passing thought to the comfort of
other people, or have any vision of
their city as a place where noble aspi-
rations can be fulfilled.
So that's the challenge to you who
are assembled here today-and your
sucessors, I suppose for the next 200
years. Think about the values that a
city can express. Do more than think.
Act. If you believe that the old-time
friendly neighborhood is worth pre-
serving, act to preserve it. If, deep in
your bones, you understand that man
is a creature not of concrete but of
the earth, see to it that the dwellers
in the city can feel too, the touch
of the revivifying wilderness. If you
realize that the persistent pursuit of
amusement is the surest road to
deathly boredom, insist that the me-
tropolis be dotted with centers for
participators, not just spectators. If
there is something finer in the inner-
directed man than in the dependent
follower of the crowd, provide for the
individual's solitude in the midst of
millions. Dream of splendor and act
to make that dream come true.
Is this your task? I think it is,
although not yours alone. The aspect
of the city, and hence its atmosphere,
is in good part created by the archi-
tects, by the individual buildings de-
signed or not designed by architects.
(Look at the drab rooftops of new
industrial suburbs, a thousand little
ranch houses all in a row: it takes a
brave man to overcome, there, the
compulsion drearily to conform and
mindlessly to escape to the television
set each night.) Individual buildings
count-and so does the way in which
they are organized and linked. All
of this is, or should be, within the
architects' purview. As Dean Passon-
neau has said: "To think of architec-
ture as the forming of spaces as well
as the forming of solids directs our
attention to the activities that spaces
contain and that, to a large extent,
shape spaces . Architecture does
not stop at the building line . a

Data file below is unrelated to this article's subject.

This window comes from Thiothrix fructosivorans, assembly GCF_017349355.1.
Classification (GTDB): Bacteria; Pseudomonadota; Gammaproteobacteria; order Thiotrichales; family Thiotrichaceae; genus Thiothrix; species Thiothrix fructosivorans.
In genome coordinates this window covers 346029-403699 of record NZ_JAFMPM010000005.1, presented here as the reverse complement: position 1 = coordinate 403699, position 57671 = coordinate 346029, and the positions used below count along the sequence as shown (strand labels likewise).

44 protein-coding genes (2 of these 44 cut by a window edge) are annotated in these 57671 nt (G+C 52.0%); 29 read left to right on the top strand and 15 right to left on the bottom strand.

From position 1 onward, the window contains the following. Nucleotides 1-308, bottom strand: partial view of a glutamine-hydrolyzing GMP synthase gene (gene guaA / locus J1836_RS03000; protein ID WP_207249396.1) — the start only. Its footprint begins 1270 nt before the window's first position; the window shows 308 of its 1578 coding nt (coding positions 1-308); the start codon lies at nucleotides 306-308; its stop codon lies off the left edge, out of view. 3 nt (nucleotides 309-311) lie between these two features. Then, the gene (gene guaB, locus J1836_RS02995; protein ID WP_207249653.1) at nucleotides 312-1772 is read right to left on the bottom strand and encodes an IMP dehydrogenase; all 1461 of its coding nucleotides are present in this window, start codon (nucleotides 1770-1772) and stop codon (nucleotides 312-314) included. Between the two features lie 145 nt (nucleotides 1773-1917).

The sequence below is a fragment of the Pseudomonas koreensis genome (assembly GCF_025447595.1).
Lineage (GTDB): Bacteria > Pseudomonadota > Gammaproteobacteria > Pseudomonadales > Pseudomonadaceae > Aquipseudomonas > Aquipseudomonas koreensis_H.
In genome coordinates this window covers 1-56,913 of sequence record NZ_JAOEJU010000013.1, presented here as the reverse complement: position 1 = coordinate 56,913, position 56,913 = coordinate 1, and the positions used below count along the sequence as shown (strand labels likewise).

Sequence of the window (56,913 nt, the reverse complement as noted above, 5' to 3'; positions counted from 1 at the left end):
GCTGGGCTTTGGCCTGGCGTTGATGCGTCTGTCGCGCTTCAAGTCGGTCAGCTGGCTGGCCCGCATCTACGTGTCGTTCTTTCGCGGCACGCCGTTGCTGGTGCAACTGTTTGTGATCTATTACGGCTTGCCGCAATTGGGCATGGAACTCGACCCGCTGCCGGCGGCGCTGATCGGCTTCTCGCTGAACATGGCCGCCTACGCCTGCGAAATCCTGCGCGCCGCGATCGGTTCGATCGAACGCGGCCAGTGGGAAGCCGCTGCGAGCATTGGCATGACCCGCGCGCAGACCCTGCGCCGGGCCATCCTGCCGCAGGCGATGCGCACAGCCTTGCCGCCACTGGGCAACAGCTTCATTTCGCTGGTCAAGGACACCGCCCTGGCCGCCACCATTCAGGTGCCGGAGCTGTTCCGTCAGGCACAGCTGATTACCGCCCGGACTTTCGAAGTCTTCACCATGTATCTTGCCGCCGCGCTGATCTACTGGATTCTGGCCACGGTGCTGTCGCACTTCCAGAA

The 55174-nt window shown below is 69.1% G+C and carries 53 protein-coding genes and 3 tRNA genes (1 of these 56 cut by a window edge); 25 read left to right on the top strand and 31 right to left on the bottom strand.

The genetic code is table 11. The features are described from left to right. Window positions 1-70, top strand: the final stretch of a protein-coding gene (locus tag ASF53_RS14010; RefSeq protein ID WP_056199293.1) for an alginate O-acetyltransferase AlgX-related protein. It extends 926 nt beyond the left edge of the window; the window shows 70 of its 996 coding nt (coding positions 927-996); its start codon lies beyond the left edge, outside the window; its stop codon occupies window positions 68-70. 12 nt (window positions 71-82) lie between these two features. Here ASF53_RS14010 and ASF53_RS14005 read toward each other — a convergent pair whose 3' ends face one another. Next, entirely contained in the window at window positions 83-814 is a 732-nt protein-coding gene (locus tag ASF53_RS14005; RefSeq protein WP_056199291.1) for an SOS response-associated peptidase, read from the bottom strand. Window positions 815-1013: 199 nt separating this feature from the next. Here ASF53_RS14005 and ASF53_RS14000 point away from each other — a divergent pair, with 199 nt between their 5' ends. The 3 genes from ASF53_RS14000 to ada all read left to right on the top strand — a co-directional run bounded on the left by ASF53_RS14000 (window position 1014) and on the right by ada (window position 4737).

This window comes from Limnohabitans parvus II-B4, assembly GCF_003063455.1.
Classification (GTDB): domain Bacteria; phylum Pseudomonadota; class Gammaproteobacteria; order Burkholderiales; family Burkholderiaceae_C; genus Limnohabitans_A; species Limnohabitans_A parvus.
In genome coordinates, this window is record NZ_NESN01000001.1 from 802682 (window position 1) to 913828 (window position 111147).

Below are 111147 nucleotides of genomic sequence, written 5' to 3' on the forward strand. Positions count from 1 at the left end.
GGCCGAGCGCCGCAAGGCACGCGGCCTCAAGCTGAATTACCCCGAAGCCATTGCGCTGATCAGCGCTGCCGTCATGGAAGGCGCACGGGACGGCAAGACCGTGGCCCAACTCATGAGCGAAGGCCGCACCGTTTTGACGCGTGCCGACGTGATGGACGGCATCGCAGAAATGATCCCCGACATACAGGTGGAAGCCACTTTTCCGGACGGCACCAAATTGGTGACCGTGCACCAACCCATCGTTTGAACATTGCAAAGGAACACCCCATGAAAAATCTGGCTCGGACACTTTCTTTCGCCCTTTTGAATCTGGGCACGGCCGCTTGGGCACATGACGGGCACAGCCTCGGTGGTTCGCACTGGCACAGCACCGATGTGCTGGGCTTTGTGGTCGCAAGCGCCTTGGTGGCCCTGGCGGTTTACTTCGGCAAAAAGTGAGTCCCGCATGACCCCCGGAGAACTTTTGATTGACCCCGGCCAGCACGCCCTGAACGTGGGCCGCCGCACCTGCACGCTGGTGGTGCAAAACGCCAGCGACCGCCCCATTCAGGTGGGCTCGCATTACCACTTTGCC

building is not isolated from its sur-
roundings . there is an architecture
of interior spaces and an architecture
of exterior spaces, an architecture of
rooms, or groups of rooms, of paths,
of plazas, an architecture of cities .."
The selection of values is an indi-
vidual matter, and mostly I leave it
to you-though my own scheme is
not wholly invisible. I am going to
stress two basic values, however, be-
cause I've been told to: law and
justice. And particularly, though I am
certainly no modern Socrates, I would
discuss with you justice in the twent-
ieth-century city. Legal justice, politi-
cal justice, economic justice, social
You know, if there is one concept
that is common to practically all of
us, it is the concept of fairness. Some-
how we know without being told that
it's unfair to change the rules in the
middle of the game. Almost instinc-
tively we resent one man being pun-
ished for a crime while his fellow
criminal goes free. Individually we
our-selves stray at times from this
narrow path, but we solace ourselves
with the notion that justice will be
done-if not by ourselves, at least by
our public instruments of justice,
the police and the courts of law. This
notion is not always valid. Yet we
must make it valid, if only because our
personal security depends on its
We cannot live confidently in cities
where the police and the judges are
corrupt. Too often, too many of us
live in just such cities. The New
York County sheriff's "little tin box,"
with $400,000 stashed away in it,
came to light thirty-odd years ago, it
is true: but are we sure that there are
no other little tin boxes, now in other
cities? Judges, in most of the country,
are elected-elected by people who
have no practical way of finding out
whether they are fair and just or not.
For most of us the judicial process
is an esoteric mystery. It is not suited
to the ordinary electoral process.
For some of its courts, Missouri
led the way some years ago, by de-
vising a system of, in effect, life ten-
ure subject to recurrent opportunities
for the voters to express their disap-
proval. This takes the judiciary-or
(Continued on Page 20)
Washington Hilton, Washington, D.C. / Hilton-Uris, Inc., Owner / William B. Tabler, F.A.I A., New York, N.Y., Architect / Wayman C. Wing, New York, N.Y, Structural Engineer
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Its flaring, "Y" shape and resort atmosphere lend
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Of reinforced concrete frame construction, the
Washington Hilton incorporates ultimate strength
design with the use of Solite lightweight structural